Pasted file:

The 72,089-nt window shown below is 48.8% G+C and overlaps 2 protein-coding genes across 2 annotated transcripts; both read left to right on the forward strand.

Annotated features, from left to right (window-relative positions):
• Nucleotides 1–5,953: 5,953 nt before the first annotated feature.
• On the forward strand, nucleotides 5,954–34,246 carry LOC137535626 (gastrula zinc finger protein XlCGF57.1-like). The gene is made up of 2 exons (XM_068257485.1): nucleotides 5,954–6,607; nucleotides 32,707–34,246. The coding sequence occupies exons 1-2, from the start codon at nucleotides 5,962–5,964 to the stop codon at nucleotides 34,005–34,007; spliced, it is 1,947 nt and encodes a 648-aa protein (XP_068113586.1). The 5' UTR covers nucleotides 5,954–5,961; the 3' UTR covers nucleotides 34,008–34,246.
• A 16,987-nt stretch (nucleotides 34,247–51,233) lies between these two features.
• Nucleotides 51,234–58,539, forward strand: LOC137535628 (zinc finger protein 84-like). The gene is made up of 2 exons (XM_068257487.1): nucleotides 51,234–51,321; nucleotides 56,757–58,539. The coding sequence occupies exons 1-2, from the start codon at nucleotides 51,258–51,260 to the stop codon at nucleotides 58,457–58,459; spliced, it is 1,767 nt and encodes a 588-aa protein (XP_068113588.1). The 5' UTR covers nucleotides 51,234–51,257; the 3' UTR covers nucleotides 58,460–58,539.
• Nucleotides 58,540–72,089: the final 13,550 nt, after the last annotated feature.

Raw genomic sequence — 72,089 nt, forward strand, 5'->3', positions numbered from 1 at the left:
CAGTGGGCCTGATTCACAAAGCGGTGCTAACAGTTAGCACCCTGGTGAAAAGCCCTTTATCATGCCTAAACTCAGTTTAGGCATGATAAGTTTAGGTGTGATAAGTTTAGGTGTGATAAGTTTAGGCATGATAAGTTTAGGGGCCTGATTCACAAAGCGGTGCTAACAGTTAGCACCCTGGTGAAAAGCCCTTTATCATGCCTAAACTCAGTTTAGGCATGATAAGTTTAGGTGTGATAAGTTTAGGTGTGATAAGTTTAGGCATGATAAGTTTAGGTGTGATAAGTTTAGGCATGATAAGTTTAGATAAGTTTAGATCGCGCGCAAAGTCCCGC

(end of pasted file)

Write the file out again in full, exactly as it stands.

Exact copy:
The 72,089-nt window shown below is 48.8% G+C and overlaps 2 protein-coding genes across 2 annotated transcripts; both read left to right on the forward strand.

Annotated features, from left to right (window-relative positions):
• Nucleotides 1–5,953: 5,953 nt before the first annotated feature.
• On the forward strand, nucleotides 5,954–34,246 carry LOC137535626 (gastrula zinc finger protein XlCGF57.1-like). The gene is made up of 2 exons (XM_068257485.1): nucleotides 5,954–6,607; nucleotides 32,707–34,246. The coding sequence occupies exons 1-2, from the start codon at nucleotides 5,962–5,964 to the stop codon at nucleotides 34,005–34,007; spliced, it is 1,947 nt and encodes a 648-aa protein (XP_068113586.1). The 5' UTR covers nucleotides 5,954–5,961; the 3' UTR covers nucleotides 34,008–34,246.
• A 16,987-nt stretch (nucleotides 34,247–51,233) lies between these two features.
• Nucleotides 51,234–58,539, forward strand: LOC137535628 (zinc finger protein 84-like). The gene is made up of 2 exons (XM_068257487.1): nucleotides 51,234–51,321; nucleotides 56,757–58,539. The coding sequence occupies exons 1-2, from the start codon at nucleotides 51,258–51,260 to the stop codon at nucleotides 58,457–58,459; spliced, it is 1,767 nt and encodes a 588-aa protein (XP_068113588.1). The 5' UTR covers nucleotides 51,234–51,257; the 3' UTR covers nucleotides 58,460–58,539.
• Nucleotides 58,540–72,089: the final 13,550 nt, after the last annotated feature.

Raw genomic sequence — 72,089 nt, forward strand, 5'->3', positions numbered from 1 at the left:
CAGTGGGCCTGATTCACAAAGCGGTGCTAACAGTTAGCACCCTGGTGAAAAGCCCTTTATCATGCCTAAACTCAGTTTAGGCATGATAAGTTTAGGTGTGATAAGTTTAGGTGTGATAAGTTTAGGCATGATAAGTTTAGGGGCCTGATTCACAAAGCGGTGCTAACAGTTAGCACCCTGGTGAAAAGCCCTTTATCATGCCTAAACTCAGTTTAGGCATGATAAGTTTAGGTGTGATAAGTTTAGGTGTGATAAGTTTAGGCATGATAAGTTTAGGTGTGATAAGTTTAGGCATGATAAGTTTAGATAAGTTTAGATCGCGCGCAAAGTCCCGC